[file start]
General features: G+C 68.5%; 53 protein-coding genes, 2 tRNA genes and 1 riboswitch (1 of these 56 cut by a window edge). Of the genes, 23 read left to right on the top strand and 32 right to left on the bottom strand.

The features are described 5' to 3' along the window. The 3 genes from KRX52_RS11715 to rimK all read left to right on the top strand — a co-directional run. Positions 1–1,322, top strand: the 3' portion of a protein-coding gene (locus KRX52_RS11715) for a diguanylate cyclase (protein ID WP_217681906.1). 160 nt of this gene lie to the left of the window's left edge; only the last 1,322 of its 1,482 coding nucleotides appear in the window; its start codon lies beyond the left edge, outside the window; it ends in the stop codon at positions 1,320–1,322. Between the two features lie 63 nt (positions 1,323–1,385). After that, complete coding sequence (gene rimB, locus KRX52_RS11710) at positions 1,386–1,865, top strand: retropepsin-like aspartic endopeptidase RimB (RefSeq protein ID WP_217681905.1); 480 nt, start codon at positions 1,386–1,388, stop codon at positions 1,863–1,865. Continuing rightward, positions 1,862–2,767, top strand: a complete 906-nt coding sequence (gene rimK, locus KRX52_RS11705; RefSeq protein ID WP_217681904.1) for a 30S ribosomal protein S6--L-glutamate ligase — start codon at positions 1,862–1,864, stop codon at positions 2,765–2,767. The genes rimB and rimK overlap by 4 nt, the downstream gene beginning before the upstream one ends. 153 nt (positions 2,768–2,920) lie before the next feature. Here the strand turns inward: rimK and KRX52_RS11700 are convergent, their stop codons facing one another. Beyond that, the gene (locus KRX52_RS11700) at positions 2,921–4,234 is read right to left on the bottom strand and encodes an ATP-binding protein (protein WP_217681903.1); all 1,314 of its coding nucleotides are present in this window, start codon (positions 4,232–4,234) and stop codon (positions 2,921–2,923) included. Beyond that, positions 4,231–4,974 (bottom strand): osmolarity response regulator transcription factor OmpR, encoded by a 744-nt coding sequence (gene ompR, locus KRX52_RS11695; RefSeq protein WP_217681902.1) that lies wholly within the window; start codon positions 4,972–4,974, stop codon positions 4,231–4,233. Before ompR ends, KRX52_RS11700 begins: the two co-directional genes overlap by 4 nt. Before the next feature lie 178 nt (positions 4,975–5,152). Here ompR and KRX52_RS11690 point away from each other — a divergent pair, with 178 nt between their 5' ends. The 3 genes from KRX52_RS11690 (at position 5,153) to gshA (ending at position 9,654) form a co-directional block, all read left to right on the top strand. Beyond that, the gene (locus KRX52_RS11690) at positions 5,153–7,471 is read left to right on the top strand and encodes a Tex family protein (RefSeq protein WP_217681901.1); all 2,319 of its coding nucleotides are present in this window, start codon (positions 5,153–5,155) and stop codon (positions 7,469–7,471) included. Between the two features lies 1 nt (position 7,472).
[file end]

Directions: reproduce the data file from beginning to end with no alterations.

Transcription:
General features: G+C 68.5%; 53 protein-coding genes, 2 tRNA genes and 1 riboswitch (1 of these 56 cut by a window edge). Of the genes, 23 read left to right on the top strand and 32 right to left on the bottom strand.

The features are described 5' to 3' along the window. The 3 genes from KRX52_RS11715 to rimK all read left to right on the top strand — a co-directional run. Positions 1–1,322, top strand: the 3' portion of a protein-coding gene (locus KRX52_RS11715) for a diguanylate cyclase (protein ID WP_217681906.1). 160 nt of this gene lie to the left of the window's left edge; only the last 1,322 of its 1,482 coding nucleotides appear in the window; its start codon lies beyond the left edge, outside the window; it ends in the stop codon at positions 1,320–1,322. Between the two features lie 63 nt (positions 1,323–1,385). After that, complete coding sequence (gene rimB, locus KRX52_RS11710) at positions 1,386–1,865, top strand: retropepsin-like aspartic endopeptidase RimB (RefSeq protein ID WP_217681905.1); 480 nt, start codon at positions 1,386–1,388, stop codon at positions 1,863–1,865. Continuing rightward, positions 1,862–2,767, top strand: a complete 906-nt coding sequence (gene rimK, locus KRX52_RS11705; RefSeq protein ID WP_217681904.1) for a 30S ribosomal protein S6--L-glutamate ligase — start codon at positions 1,862–1,864, stop codon at positions 2,765–2,767. The genes rimB and rimK overlap by 4 nt, the downstream gene beginning before the upstream one ends. 153 nt (positions 2,768–2,920) lie before the next feature. Here the strand turns inward: rimK and KRX52_RS11700 are convergent, their stop codons facing one another. Beyond that, the gene (locus KRX52_RS11700) at positions 2,921–4,234 is read right to left on the bottom strand and encodes an ATP-binding protein (protein WP_217681903.1); all 1,314 of its coding nucleotides are present in this window, start codon (positions 4,232–4,234) and stop codon (positions 2,921–2,923) included. Beyond that, positions 4,231–4,974 (bottom strand): osmolarity response regulator transcription factor OmpR, encoded by a 744-nt coding sequence (gene ompR, locus KRX52_RS11695; RefSeq protein WP_217681902.1) that lies wholly within the window; start codon positions 4,972–4,974, stop codon positions 4,231–4,233. Before ompR ends, KRX52_RS11700 begins: the two co-directional genes overlap by 4 nt. Before the next feature lie 178 nt (positions 4,975–5,152). Here ompR and KRX52_RS11690 point away from each other — a divergent pair, with 178 nt between their 5' ends. The 3 genes from KRX52_RS11690 (at position 5,153) to gshA (ending at position 9,654) form a co-directional block, all read left to right on the top strand. Beyond that, the gene (locus KRX52_RS11690) at positions 5,153–7,471 is read left to right on the top strand and encodes a Tex family protein (RefSeq protein WP_217681901.1); all 2,319 of its coding nucleotides are present in this window, start codon (positions 5,153–5,155) and stop codon (positions 7,469–7,471) included. Between the two features lies 1 nt (position 7,472).